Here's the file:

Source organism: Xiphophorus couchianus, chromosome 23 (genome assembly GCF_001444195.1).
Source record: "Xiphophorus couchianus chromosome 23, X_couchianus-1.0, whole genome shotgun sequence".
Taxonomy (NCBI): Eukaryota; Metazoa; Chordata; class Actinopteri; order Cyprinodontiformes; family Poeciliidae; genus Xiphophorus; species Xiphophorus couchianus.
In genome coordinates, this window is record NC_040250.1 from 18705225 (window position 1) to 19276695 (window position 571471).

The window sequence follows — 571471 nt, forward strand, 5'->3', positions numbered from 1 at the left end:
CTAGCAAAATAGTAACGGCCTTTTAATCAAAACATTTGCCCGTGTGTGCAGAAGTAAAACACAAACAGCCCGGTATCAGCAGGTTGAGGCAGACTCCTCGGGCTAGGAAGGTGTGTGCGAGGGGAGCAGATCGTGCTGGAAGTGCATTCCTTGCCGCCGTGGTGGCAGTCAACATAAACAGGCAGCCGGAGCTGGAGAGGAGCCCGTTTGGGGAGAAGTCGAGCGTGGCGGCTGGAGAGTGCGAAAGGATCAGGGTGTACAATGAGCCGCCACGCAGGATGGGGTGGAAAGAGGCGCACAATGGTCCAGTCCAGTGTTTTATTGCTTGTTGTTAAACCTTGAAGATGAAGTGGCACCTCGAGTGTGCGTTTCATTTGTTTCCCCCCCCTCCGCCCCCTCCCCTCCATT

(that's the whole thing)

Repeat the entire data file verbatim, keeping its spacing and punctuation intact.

Source organism: Xiphophorus couchianus, chromosome 23 (genome assembly GCF_001444195.1).
Source record: "Xiphophorus couchianus chromosome 23, X_couchianus-1.0, whole genome shotgun sequence".
Taxonomy (NCBI): Eukaryota; Metazoa; Chordata; class Actinopteri; order Cyprinodontiformes; family Poeciliidae; genus Xiphophorus; species Xiphophorus couchianus.
In genome coordinates, this window is record NC_040250.1 from 18705225 (window position 1) to 19276695 (window position 571471).

The window sequence follows — 571471 nt, forward strand, 5'->3', positions numbered from 1 at the left end:
CTAGCAAAATAGTAACGGCCTTTTAATCAAAACATTTGCCCGTGTGTGCAGAAGTAAAACACAAACAGCCCGGTATCAGCAGGTTGAGGCAGACTCCTCGGGCTAGGAAGGTGTGTGCGAGGGGAGCAGATCGTGCTGGAAGTGCATTCCTTGCCGCCGTGGTGGCAGTCAACATAAACAGGCAGCCGGAGCTGGAGAGGAGCCCGTTTGGGGAGAAGTCGAGCGTGGCGGCTGGAGAGTGCGAAAGGATCAGGGTGTACAATGAGCCGCCACGCAGGATGGGGTGGAAAGAGGCGCACAATGGTCCAGTCCAGTGTTTTATTGCTTGTTGTTAAACCTTGAAGATGAAGTGGCACCTCGAGTGTGCGTTTCATTTGTTTCCCCCCCCTCCGCCCCCTCCCCTCCATT